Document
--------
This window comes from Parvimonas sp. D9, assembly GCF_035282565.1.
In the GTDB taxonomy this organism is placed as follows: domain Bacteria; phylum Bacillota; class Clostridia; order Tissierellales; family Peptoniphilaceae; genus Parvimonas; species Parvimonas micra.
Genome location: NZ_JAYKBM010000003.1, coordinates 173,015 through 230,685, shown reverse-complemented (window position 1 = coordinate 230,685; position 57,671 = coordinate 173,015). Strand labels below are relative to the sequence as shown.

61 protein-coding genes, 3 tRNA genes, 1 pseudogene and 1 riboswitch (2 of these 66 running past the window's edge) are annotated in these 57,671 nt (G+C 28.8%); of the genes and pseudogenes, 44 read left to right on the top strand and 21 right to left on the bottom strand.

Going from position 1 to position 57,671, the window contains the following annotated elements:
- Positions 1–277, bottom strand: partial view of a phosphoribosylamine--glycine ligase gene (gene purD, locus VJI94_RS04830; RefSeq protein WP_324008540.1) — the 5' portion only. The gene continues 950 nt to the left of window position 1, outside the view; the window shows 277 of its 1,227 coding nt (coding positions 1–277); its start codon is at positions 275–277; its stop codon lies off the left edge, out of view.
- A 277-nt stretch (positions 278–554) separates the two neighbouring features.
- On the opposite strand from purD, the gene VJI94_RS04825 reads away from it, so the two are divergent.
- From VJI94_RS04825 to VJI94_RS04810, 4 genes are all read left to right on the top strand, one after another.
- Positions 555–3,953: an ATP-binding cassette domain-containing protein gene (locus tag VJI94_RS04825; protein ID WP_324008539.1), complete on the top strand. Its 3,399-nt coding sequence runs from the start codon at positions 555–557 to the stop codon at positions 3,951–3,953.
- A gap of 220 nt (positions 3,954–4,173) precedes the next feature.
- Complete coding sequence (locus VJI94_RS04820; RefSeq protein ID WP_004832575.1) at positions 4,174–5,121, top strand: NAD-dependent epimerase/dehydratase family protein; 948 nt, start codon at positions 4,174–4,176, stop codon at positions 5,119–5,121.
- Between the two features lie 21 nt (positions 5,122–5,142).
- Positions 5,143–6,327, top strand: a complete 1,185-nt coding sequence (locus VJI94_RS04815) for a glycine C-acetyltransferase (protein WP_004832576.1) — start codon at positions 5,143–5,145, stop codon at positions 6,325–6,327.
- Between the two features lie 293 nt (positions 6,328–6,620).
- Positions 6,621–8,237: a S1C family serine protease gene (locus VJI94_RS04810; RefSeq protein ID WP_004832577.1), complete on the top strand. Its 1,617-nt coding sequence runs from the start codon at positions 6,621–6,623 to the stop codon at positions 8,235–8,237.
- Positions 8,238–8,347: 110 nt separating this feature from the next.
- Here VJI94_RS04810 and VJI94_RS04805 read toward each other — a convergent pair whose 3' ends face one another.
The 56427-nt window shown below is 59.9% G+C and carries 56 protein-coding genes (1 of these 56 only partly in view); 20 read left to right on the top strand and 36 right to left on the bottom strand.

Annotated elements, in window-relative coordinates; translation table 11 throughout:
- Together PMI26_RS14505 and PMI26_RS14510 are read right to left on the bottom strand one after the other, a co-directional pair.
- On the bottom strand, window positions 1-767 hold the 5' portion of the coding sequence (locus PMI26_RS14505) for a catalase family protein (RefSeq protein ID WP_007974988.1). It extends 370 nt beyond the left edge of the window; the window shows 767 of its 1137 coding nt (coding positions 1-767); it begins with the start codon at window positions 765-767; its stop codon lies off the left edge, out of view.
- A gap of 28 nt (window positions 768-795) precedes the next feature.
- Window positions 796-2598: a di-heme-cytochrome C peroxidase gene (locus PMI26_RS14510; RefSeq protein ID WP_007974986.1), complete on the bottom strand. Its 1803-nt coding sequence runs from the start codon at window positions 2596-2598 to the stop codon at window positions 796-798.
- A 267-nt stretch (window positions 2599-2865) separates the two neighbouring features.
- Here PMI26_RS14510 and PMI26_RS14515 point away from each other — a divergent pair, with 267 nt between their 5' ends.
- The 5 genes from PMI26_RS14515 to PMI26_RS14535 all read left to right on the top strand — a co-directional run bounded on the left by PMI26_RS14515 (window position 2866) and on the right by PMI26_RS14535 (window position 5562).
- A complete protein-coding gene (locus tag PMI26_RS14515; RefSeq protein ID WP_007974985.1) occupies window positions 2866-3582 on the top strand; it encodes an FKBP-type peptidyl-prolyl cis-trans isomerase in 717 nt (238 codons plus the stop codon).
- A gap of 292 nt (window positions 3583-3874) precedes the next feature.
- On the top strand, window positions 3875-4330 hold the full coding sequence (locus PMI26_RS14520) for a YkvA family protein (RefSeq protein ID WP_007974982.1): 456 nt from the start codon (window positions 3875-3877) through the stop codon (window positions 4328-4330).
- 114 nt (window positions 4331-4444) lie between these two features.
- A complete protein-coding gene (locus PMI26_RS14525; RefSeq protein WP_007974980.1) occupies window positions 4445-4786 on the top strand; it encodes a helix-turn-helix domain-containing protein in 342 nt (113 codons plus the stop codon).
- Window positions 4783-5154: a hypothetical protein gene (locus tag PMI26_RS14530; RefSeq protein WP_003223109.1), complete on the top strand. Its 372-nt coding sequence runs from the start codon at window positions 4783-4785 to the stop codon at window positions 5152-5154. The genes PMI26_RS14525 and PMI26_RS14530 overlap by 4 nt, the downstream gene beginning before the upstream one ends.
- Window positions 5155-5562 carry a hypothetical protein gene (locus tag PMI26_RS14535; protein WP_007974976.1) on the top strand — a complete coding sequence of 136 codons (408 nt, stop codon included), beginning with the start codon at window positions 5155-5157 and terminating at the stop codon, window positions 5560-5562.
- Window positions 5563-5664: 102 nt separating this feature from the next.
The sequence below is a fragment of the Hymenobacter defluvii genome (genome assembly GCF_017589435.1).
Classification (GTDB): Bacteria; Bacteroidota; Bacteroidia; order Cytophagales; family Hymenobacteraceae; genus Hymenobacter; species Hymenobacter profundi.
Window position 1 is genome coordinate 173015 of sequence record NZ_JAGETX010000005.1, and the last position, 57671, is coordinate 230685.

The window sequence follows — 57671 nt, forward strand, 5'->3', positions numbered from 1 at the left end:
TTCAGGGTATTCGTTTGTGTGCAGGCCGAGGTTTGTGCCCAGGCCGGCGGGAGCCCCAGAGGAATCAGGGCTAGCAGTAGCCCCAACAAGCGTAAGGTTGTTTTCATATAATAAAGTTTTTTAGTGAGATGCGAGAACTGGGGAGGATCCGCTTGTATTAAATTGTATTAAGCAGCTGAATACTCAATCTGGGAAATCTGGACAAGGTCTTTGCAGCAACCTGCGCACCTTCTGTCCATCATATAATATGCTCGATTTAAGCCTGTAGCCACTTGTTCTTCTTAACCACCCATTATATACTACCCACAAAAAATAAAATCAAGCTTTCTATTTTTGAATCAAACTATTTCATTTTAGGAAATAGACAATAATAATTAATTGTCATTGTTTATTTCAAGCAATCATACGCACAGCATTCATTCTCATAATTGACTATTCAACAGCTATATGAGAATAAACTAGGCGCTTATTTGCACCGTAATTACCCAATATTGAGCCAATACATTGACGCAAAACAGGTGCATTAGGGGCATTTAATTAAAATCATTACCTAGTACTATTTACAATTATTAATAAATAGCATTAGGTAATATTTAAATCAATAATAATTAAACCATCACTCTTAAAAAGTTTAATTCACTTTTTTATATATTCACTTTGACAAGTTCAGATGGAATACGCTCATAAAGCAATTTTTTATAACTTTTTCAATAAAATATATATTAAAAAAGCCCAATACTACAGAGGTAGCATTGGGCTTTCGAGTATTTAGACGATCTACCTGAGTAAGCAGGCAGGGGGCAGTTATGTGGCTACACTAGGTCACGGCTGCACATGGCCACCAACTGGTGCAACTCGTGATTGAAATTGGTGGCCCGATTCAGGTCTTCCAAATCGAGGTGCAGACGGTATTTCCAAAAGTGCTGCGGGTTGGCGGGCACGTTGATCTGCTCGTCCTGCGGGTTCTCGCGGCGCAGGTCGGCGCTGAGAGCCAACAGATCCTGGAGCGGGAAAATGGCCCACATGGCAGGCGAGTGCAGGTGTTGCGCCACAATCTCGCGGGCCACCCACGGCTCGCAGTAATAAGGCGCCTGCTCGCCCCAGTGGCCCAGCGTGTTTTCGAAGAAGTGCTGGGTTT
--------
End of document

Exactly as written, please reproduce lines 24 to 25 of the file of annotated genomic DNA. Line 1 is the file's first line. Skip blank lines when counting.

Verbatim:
- Window positions 796-2598: a di-heme-cytochrome C peroxidase gene (locus PMI26_RS14510; RefSeq protein ID WP_007974986.1), complete on the bottom strand. Its 1803-nt coding sequence runs from the start codon at window positions 2596-2598 to the stop codon at window positions 796-798.
- A 267-nt stretch (window positions 2599-2865) separates the two neighbouring features.